Rami Levy's chicken-price wars were the economic talk of the town this past week. Not the outrageous wages paid to some in the public sector, not the corruption in local authorities, not the long-forgotten Winograd Report and not even the global economic crisis, sliding stock markets and the collapsing dollar.
None of these were anywhere near as interesting as the the price of chickens just outside of Haifa, and very justifiably so.
Rami Levy and his supermarkets supplied a real look into the battles of the business world, straight out of introductory college economics textbooks: Whoever offers the best price will wind up with the customers' money.
This is how we would expect as many markets as possible to function, for example the communications market, financial markets, banking and energy.
Rami Levy's war is the story of a small competitor; hungry and full of chutzpah. He is trying to capture market share at the expense of his huge rivals, big and fat. They would prefer for him to simply disappear, or at the very least hide in the corner quietly.
So who profits from such a competitive sector? Consumers, of course. But when customers make money, someone else is worried. And in this case it is the banks and suppliers, who are required to lower wholesale prices and increase credit lines. Therefore, in the banks' credit departments and suppliers' boardrooms they are debating how to get out of the chicken soup Rami Levy has cooked for them.
They know that in the meantime, the price wars are only taking place in a particularly competitive, low-priced sector. It may make a lot of headlines in the newspapers, but it does not really affect the overall consumer basket.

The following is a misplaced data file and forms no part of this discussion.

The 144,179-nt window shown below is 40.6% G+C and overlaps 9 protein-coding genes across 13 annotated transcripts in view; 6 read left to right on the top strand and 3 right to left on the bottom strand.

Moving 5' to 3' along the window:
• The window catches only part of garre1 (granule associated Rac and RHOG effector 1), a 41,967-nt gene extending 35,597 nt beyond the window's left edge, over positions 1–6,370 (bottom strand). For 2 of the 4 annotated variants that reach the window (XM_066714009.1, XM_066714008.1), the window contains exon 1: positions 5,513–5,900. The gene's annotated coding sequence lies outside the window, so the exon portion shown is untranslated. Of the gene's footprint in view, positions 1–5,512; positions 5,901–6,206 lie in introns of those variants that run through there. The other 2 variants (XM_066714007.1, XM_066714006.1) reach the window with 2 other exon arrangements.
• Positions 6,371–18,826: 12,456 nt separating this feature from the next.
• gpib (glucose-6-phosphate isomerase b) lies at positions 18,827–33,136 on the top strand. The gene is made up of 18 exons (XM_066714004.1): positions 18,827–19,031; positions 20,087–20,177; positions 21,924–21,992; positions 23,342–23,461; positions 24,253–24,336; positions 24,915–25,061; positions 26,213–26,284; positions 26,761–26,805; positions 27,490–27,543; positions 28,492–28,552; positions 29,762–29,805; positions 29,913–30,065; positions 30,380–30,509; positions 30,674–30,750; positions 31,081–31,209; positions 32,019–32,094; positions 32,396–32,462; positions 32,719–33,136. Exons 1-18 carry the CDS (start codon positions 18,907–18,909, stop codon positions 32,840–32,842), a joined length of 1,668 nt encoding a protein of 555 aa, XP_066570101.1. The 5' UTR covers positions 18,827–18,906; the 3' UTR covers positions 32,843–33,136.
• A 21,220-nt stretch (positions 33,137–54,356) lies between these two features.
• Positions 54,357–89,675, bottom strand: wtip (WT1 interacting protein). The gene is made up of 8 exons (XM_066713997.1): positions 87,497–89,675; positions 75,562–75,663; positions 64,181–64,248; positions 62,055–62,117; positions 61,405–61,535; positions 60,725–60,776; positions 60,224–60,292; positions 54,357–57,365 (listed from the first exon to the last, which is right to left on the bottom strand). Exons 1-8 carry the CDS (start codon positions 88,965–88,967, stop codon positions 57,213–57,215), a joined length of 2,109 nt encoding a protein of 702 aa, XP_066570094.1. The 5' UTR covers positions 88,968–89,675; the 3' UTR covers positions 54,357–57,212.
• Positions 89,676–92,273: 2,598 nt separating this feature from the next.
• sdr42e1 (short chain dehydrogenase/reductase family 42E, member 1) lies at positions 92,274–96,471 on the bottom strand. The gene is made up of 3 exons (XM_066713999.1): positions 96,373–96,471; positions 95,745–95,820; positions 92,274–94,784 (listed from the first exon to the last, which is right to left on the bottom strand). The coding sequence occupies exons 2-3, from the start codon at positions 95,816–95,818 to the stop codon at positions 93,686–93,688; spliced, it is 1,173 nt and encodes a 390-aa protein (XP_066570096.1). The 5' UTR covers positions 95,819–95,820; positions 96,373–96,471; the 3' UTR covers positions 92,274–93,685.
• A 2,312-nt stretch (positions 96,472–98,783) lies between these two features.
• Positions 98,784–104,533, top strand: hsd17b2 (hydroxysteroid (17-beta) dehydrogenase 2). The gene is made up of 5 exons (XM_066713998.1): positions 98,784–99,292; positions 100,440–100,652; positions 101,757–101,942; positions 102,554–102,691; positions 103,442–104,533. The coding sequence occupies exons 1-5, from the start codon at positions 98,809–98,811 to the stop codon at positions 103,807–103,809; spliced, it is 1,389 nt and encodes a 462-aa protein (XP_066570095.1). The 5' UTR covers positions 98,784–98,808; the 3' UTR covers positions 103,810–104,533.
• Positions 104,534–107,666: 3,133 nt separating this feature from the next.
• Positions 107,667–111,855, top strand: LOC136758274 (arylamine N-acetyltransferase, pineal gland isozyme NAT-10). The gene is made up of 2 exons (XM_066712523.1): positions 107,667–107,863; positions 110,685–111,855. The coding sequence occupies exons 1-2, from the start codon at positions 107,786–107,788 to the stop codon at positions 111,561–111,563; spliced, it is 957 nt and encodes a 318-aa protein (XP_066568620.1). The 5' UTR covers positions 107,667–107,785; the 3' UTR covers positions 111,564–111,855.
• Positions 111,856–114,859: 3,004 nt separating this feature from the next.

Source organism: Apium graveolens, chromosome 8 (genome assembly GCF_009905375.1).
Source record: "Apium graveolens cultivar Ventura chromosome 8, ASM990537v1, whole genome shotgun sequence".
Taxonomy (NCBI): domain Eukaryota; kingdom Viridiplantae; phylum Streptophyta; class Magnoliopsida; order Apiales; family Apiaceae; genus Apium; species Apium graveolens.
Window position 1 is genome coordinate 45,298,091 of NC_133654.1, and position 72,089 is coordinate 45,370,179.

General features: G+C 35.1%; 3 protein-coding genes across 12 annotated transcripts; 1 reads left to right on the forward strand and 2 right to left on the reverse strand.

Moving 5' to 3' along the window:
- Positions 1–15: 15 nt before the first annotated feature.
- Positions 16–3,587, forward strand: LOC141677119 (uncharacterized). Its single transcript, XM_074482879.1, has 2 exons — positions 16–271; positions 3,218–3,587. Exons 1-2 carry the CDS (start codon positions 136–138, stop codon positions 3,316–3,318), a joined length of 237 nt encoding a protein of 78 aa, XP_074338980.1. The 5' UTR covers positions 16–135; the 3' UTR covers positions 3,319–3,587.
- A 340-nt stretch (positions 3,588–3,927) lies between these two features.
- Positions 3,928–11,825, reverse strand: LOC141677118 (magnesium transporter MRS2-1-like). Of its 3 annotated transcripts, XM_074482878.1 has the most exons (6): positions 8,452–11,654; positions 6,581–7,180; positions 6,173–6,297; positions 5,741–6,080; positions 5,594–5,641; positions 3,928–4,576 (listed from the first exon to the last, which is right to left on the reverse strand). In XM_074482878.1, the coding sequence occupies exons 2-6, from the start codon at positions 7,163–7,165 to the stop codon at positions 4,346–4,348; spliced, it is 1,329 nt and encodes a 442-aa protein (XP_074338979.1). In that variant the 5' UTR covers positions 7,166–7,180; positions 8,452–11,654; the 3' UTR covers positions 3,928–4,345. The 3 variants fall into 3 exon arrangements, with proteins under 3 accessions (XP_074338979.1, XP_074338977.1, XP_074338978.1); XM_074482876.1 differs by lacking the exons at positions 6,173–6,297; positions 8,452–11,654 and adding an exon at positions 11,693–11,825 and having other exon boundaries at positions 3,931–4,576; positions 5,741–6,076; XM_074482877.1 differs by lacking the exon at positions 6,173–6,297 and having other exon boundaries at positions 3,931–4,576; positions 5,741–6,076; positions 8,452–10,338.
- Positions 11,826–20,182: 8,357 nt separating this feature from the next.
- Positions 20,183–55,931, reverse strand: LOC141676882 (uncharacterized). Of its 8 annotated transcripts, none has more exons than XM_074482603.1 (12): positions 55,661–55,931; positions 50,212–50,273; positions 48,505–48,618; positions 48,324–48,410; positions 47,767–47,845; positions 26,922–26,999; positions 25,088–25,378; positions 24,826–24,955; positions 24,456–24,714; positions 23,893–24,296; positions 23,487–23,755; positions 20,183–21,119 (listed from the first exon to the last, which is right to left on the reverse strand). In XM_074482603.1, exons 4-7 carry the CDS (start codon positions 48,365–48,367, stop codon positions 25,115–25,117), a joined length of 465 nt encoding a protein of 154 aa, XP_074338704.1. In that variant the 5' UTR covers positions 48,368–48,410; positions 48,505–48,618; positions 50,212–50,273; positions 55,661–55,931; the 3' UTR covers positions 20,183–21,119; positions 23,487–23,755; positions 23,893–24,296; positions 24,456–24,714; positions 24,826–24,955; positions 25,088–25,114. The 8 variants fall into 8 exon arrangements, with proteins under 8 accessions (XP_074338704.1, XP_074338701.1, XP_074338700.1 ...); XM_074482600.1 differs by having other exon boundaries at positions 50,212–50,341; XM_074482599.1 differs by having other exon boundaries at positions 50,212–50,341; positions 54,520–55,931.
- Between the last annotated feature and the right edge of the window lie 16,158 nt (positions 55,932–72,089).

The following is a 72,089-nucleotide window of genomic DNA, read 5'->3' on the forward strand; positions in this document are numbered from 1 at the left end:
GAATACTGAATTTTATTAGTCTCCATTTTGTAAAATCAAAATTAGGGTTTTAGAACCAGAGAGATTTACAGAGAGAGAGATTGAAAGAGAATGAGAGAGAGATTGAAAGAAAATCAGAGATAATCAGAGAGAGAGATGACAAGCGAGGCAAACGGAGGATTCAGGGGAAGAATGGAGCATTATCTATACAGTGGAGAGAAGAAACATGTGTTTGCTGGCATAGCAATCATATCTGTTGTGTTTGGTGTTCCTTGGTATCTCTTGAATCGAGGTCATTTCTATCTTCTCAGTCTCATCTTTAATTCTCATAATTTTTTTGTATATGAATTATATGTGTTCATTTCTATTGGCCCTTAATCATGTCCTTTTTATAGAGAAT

But they also know that a war that starts with frozen chickens can end in a slaughter. If Rami Levy collapses, it will leave the banks and suppliers with a huge hole and a completely different market, where the two huge supermarket chains, Blue Square and SuperSol, have almost complete control.
That is why they are really hoping that Levy will keep his war local and stick to capturing market share by taking advantage of the headlines. What they do not want is for Levy to take his battle further afield and expand it to the five new branches he plans on opening this year or, even worse, to his eight other existing stores.
Levy has other assets besides his supermarkets. The company itself has NIS 150 million in cash in the kitty. Nevertheless, that is not enough for a long, drawn-out war throughout the entire country. Even worse, the stock is displaying weakness, and has dropped 20% in two weeks - while his rivals' shares have barely moved. In the meantime, everyone knows who the new local hero is - and that is quite an accomplishment.
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